A quick and easy way to lock down SSH

July 24, 2020 by No Comments

Anxious to get your Linux server SSH access locked down? Jack Wallen shows you one more step you can take–one that will only take seconds.

Cyber security concept. Encryption.

Image: iStockphoto/metamorworks

If you’re a Linux administration, chances are really good you spend a lot of time logging in to remote machines with SSH. It’s also very likely that you’ve taken numerous steps to lock down SSH access to those remotes servers. In fact, you’re probably using SSH key authentication and denyhosts. Together, those two solutions go a very long way to hardening access to your remote Linux servers.

But, there’s one more step you can take, one that’s so easy and obvious most admins forget it’s even an option. This particular step doesn’t require any third-party software and can be taken care of in seconds.

Curious? Let’s do this.

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What you’ll need

You should also have access to the remote server’s console, in case something goes wrong and you lock yourself out of the server, but this is the case anytime you monkey with SSH.

How to allow a client IP address

The first thing we have to do is allow the IP address of any client you use into the remote server with SSH. Once you have a list of the IP addresses, you can add them to /etc/hosts.allow. To do this, issue the command (on the remote server):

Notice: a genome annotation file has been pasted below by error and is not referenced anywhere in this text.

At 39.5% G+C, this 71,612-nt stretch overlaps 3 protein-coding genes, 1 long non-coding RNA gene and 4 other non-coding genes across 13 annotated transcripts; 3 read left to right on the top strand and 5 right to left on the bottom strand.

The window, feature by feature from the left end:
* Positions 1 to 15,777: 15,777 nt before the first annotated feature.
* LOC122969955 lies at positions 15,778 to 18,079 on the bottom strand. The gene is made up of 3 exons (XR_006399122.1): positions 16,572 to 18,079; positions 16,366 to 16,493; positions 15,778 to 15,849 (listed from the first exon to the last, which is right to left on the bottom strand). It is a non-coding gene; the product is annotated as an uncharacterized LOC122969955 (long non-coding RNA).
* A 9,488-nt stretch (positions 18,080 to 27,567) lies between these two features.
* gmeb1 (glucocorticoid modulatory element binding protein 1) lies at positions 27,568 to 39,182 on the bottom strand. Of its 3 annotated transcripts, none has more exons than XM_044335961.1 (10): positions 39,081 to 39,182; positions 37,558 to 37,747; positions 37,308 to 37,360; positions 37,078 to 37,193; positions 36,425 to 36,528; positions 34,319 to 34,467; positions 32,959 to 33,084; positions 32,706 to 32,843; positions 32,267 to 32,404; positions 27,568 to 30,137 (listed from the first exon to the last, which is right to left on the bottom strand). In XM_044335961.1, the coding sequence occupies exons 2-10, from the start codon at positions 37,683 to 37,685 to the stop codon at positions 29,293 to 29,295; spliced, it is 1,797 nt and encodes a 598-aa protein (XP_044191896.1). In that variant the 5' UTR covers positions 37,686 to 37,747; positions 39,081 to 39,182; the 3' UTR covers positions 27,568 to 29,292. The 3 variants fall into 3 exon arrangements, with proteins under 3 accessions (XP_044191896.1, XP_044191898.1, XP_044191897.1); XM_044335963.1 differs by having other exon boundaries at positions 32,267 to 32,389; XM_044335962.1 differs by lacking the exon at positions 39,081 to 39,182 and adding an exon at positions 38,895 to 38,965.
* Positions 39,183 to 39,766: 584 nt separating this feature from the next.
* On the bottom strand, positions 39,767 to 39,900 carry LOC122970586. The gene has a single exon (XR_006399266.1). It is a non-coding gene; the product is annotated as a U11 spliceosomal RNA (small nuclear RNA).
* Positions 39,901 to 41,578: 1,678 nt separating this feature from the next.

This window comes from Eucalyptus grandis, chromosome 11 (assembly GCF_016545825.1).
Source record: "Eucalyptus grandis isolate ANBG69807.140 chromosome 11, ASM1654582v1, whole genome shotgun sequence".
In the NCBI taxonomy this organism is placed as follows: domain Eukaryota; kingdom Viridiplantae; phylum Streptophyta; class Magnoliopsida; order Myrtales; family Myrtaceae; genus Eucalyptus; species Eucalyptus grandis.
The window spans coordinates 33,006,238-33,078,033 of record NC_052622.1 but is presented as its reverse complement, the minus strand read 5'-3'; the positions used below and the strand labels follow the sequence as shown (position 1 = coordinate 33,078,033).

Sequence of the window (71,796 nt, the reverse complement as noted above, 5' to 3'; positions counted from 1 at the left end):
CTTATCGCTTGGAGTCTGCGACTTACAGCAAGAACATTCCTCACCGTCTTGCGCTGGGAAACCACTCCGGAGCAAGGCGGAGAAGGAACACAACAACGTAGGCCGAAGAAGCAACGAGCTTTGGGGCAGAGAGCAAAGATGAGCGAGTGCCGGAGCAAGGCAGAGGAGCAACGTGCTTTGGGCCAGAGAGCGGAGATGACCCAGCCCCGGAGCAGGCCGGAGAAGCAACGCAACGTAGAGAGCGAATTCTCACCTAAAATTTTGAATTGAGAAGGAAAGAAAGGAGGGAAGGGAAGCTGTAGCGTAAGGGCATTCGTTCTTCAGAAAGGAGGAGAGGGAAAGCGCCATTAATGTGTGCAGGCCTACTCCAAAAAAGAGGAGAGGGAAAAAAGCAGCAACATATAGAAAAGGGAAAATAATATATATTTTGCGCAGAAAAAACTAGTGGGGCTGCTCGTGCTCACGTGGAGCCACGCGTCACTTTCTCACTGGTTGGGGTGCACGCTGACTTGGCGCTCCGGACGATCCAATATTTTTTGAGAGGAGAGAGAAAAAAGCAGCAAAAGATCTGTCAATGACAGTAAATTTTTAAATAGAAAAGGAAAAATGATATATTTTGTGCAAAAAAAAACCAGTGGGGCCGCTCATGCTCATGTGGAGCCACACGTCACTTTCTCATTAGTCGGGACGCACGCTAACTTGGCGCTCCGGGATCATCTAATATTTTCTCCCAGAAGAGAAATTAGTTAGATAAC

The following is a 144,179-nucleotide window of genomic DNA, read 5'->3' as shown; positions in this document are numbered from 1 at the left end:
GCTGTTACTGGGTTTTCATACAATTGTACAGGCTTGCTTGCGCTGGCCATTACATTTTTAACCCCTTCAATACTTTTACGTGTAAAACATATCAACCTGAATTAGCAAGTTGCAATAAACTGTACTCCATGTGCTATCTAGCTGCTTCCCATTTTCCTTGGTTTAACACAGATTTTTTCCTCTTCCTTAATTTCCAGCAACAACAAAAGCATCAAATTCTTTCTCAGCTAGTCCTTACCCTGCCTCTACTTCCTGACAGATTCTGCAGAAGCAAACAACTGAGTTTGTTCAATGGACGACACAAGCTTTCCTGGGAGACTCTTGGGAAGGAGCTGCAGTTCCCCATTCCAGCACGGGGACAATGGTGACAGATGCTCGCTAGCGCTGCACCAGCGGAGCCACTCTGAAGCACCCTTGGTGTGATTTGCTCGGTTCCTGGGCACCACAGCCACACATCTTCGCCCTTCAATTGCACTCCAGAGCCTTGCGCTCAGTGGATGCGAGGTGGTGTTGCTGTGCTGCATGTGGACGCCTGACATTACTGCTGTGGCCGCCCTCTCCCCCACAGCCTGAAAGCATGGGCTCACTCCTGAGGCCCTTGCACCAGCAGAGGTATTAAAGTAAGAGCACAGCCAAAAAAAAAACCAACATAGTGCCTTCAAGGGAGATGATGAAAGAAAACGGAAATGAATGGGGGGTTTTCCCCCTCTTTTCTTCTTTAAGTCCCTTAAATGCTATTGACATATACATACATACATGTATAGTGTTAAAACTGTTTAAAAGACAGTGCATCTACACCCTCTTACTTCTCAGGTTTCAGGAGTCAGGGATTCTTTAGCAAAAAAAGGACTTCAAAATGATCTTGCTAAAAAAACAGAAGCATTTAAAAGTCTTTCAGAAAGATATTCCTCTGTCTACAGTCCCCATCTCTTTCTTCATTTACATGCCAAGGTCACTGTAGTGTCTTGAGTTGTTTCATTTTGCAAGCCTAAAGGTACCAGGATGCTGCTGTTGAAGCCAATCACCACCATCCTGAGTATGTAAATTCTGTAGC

sudo nano /etc/hosts.allow

At the bottom of that file, add the following:

sshd: IP

Where IP is the IP address of the remote client that needs access to the server. If you have a number of IP addresses, or IP address ranges, you could enter them like so:

sshd: 10.83.33.77/32, 10.63.152.9/32, 10.12.100.11/28, 10.82.192.0/28

Or like so:

sshd : 192.168.1.0/24
sshd : 127.0.0.1
sshd : [::1]

Note above: We’ve even included the loopback address for the server.

Save and close the file.

How to block all other addresses

Now that we’ve allowed an IP address or list of addresses, it’s time to block all other addresses. One thing to keep in mind is that the Linux system will first look at hosts.allow (from top to bottom) followed by hosts.deny (from top to bottom). So an SSH connection attempt from an IP address in hosts.allow will be allowed through, even though hosts.deny clearly blocks ALL.

So, to block all other IP addresses, open the necessary file with the command:

sudo nano /etc/hosts.deny

At the bottom of that file, add the following:

sshd: ALL

Save and close the file.

At this point, any client listed in hosts.allow will be allowed through (via SSH) and any client not listed will be denied. There’s no need to restart the SSH daemon to make this work.

With the combination of SSH key authentication, denyhosts, and hosts.allow/deny, secure shell access to your Linux servers will be about as tight as you can get it. 

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